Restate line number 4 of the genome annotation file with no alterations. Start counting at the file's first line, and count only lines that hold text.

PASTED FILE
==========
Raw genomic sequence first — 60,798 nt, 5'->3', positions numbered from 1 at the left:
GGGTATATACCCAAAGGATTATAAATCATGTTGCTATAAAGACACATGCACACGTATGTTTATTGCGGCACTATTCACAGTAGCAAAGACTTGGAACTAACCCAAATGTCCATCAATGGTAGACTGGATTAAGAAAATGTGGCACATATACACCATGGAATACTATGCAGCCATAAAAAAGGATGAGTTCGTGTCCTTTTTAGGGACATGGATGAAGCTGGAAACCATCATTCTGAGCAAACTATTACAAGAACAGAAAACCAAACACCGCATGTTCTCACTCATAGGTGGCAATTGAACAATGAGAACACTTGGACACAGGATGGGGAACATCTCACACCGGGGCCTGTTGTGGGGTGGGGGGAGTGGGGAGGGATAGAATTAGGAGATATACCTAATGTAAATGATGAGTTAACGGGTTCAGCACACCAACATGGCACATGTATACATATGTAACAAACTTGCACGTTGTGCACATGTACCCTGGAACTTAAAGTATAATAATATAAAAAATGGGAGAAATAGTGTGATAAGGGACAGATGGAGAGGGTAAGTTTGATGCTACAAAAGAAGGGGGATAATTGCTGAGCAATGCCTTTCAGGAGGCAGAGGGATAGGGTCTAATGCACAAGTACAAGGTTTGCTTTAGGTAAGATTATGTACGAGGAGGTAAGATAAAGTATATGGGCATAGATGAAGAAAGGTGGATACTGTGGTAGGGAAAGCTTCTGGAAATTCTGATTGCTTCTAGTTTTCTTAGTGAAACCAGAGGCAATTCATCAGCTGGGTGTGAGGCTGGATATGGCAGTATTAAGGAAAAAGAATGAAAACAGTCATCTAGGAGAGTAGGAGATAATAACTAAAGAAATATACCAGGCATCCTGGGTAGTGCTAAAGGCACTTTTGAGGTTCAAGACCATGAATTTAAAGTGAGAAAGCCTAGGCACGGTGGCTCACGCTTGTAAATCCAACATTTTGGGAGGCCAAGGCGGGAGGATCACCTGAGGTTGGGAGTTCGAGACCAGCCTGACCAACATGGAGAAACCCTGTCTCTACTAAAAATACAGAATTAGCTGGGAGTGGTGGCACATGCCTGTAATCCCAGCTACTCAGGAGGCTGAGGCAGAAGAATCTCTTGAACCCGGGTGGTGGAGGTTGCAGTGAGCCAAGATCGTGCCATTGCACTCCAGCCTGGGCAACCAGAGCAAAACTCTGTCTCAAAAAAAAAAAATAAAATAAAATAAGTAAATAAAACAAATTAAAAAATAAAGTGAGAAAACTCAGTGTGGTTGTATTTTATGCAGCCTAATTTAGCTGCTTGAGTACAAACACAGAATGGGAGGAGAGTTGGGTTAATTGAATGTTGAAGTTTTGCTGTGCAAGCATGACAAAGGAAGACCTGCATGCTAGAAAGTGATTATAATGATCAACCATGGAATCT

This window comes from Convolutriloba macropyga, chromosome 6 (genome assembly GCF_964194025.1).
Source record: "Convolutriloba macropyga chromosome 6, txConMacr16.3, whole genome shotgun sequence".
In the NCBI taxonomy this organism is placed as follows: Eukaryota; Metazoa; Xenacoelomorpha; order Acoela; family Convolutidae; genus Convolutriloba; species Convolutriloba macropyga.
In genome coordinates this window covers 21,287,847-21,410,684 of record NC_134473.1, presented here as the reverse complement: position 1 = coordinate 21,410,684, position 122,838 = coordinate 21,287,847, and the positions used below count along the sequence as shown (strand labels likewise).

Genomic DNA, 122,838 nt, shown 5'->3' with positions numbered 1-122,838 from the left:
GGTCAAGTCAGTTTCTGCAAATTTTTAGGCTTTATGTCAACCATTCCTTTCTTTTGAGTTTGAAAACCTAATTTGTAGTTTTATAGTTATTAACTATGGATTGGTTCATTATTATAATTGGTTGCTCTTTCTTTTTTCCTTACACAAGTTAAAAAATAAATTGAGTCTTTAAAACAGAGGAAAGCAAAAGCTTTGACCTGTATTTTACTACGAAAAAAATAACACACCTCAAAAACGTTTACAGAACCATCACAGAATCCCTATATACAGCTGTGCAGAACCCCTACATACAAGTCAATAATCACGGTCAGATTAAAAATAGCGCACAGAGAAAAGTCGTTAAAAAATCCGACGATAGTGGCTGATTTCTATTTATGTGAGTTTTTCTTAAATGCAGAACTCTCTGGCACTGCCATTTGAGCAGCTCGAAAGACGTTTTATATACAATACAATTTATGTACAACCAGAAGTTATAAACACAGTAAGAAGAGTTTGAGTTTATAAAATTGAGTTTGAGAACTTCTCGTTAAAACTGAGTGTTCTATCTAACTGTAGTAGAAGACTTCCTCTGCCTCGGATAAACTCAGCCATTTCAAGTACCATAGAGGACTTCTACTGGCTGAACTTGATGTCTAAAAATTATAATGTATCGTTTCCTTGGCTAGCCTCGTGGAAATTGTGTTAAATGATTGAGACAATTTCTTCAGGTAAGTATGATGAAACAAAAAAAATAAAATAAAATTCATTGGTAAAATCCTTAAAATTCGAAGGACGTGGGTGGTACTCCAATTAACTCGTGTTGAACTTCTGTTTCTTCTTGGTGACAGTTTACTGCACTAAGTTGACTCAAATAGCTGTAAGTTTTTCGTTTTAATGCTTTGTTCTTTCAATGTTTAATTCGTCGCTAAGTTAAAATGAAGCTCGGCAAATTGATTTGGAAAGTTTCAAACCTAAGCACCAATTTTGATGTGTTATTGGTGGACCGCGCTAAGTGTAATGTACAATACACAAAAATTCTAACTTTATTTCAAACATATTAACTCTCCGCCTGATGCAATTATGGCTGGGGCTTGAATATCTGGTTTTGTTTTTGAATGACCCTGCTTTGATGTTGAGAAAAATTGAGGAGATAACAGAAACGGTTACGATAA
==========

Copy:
Source record: "Convolutriloba macropyga chromosome 6, txConMacr16.3, whole genome shotgun sequence".